The iPhone 4
The Antenna Rim On June 15, some 600,000 customers pre-ordered the iPhone 4 and promptly crashed the ordering systems of both Apple and exclusive U.S. carrier AT&T. On June 24, the iPhone 4's first day of general availability, the device's debut was marred by long lines and device shortages. Many seemed pleased with their device-including tech reviewers, who gave high marks to its software and hardware-but reports of a singular problem began to leak across the Web: Whenever a bare hand touched the lower-left portion of that exterior antenna rim, an unknown subset of customers reported that the iPhone 4's signal dipped.For their part, Apple executives insisted that the antenna issues were having no effect on iPhone 4 sales. "My phone is ringing off the hook [from] people that want more supply," Cook said during a July 20 earnings call. "Right now it is hard to address the real question you're asking: -Is there an effect or not?' because we're selling everything we can make. You can't run an experiment that way." Nonetheless, Apple intended to mitigate the complaints with a free bumper giveaway program for iPhone 4 owners, an initiative that would apparently cost the company some $175 million. Launched July 23, that program allowed anyone who purchased an iPhone before Sept. 30 to receive an iPhone 4 Bumper or select third-party case from Apple, as well as a full refund for anyone who had already purchased a bumper. Apple promptly shut down that program on time. "We now know that the iPhone 4 antenna attenuation issue is even smaller than we originally thought," read a Sept. 11 posting on Apple's corporate Website. "A small percentage of iPhone 4 users need a case, and we want to continue providing them a Bumper case for free. For everyone else, we are discontinuing the free case program on all iPhone 4s sold after Sept. 30, 2010."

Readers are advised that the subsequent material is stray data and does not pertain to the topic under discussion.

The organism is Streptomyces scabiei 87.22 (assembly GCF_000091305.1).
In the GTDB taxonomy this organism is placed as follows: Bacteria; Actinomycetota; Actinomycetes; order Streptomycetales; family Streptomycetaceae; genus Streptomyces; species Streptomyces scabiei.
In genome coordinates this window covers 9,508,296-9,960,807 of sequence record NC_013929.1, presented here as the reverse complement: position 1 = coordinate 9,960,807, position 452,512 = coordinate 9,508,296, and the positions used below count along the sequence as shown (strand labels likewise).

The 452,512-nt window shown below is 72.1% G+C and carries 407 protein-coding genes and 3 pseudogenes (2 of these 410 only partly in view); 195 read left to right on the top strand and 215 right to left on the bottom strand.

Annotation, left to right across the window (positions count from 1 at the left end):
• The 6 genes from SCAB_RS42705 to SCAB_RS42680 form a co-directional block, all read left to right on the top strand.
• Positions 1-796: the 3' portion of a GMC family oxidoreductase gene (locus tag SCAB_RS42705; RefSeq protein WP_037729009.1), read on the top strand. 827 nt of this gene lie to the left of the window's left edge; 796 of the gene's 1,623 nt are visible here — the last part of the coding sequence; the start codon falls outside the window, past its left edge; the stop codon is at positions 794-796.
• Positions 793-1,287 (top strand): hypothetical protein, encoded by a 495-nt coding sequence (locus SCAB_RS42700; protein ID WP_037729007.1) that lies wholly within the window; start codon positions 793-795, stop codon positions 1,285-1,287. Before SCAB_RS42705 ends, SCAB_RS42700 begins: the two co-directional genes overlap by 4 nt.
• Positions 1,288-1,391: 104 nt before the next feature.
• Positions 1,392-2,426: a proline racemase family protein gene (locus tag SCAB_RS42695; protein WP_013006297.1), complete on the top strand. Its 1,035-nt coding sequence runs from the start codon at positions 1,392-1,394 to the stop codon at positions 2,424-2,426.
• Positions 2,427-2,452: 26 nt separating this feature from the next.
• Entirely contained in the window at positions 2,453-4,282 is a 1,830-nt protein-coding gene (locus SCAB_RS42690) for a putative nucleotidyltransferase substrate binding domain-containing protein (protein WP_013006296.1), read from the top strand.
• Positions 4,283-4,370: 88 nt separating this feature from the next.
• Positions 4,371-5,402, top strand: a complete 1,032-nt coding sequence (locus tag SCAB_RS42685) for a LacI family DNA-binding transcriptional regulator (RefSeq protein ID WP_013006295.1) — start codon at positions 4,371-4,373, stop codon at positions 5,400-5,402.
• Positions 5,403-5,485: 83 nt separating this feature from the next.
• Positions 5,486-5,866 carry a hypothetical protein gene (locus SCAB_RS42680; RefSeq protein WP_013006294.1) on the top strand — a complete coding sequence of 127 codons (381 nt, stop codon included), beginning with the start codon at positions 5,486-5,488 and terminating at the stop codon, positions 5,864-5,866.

That hue and cry seemed to climax on July 12, when Consumer Reports refused to recommend the iPhone 4 due to what it described as the antenna "problem." The publication found that a rubber bumper, or piece of tape, once placed over the antenna rim, effectively solved the reception issues. "But these options all put the onus on consumers to solve or pay for a fix," blogged Reports' Paul Reynolds. "We're still calling on Apple to provide an acceptable free solution to the iPhone 4's signal loss problem."